Business

Instacart is growing faster than you can say ‘Begone, grocery stores’

Above: Instacart's home page

Image Credit: Instacart

“Never set foot in a grocery store again,” promises Instacart on its website. Given the rapid pace of its expansion — the startup announced today that it’s adding seven more cities in the San Francisco Bay Area — those grocery-storeless feet may someday belong to you.

Launched in mid-2012, the company provides an expert shopping service that delivers groceries in the service area anywhere from an hour after placing an order to a scheduled time during a day, depending on your urgency. Stores include Whole Foods, Trader Joe’s, Costco, and Safeway.

Founder and CEO Apoorva Mehta told VentureBeat that Instacart will complement the Bay Area expansion, on top of previous coverage in 10 Bay Area cities, with the addition of seven more major metropolitan areas by the end of this year. “We’ve been growing at 10 percent a week” since December, he said.

For orders $35 and above, the service charge is only $4 for delivery within two hours or for delivery that same day within a one-hour window. If you’re starving, it’s $15 for delivery within one hour. Instacart apparently has some financial relationship with the grocery stores, although Mehta declined to elaborate on that or the company’s current number of customers.

Goodbye, checkout lanes

Mehta, who had been working with Amazon Global Fulfillment to ship packages more efficiently before he started Instacart, noted that the model of a groceries warehouse with trucks — what he described as “the Webvan era” — didn’t work. Instead, Instacart, with $11 million in venture funding, uses sophisticated software and contracted, as-available expert shoppers, using their own vehicles.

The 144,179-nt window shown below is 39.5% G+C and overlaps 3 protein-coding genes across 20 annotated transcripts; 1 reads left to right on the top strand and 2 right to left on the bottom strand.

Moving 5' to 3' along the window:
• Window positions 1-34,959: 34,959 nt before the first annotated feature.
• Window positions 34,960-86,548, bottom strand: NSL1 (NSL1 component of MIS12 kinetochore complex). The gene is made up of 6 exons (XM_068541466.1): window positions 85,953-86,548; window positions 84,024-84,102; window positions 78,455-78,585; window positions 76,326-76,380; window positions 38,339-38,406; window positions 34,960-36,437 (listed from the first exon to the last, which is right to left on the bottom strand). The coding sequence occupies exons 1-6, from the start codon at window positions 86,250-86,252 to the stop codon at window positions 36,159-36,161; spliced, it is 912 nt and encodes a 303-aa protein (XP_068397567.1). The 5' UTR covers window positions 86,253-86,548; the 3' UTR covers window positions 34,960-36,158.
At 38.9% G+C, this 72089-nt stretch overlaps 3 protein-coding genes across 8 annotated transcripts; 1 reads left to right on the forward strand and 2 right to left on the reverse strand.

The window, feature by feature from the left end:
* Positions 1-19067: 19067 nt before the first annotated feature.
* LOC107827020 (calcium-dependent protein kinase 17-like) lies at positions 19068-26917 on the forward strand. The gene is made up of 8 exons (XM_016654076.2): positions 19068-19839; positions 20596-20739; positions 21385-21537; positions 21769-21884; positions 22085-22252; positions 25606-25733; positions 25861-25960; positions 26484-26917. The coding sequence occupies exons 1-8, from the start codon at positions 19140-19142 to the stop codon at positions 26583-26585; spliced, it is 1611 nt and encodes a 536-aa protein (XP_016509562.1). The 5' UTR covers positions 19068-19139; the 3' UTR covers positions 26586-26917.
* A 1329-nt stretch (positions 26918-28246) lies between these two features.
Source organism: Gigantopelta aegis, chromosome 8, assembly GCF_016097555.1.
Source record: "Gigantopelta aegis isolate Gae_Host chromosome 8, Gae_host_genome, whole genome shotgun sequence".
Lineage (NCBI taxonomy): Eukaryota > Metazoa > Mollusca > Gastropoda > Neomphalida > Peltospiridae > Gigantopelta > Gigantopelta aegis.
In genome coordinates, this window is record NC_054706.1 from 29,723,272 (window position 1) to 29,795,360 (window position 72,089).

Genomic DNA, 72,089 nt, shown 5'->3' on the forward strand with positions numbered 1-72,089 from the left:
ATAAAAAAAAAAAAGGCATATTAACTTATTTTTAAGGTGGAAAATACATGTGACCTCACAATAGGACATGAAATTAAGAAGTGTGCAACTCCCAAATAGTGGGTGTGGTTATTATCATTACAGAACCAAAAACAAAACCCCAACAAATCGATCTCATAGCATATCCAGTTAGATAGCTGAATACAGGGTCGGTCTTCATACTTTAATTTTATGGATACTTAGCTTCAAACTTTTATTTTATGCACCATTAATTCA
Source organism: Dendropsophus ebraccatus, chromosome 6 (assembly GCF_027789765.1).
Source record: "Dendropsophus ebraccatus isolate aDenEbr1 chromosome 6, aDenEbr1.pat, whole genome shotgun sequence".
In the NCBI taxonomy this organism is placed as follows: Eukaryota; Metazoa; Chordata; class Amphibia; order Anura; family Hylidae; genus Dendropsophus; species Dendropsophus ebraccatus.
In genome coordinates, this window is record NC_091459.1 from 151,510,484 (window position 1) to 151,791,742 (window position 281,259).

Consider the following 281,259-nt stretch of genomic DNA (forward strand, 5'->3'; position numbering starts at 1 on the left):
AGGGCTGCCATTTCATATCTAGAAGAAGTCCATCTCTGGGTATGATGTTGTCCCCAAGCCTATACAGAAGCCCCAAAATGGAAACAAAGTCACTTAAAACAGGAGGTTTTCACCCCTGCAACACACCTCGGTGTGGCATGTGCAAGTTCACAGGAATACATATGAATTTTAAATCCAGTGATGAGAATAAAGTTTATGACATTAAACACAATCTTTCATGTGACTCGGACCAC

When someone places an order online via an app or the website, the company’s intelligent fulfillment engine is utilized by the Personal Shoppers. In addition to the grocery list, the software knows where each item’s location in each store and provides the most efficient path to plucking. “Think of it as technology that mapped out the store,” he said, noting that machine learning improves the paths.

The shoppers have undergone background checks and training on the software, and Mehta said that, in many cases, “this amazing group of individuals can pick produce better than customers.”

Will you really be able to swear off grocery store shopping? “One of the most interesting parts” of his company’s short-lived experience, Mehta said, “is that about 90 percent of our customers completely stop going to grocery stores.”


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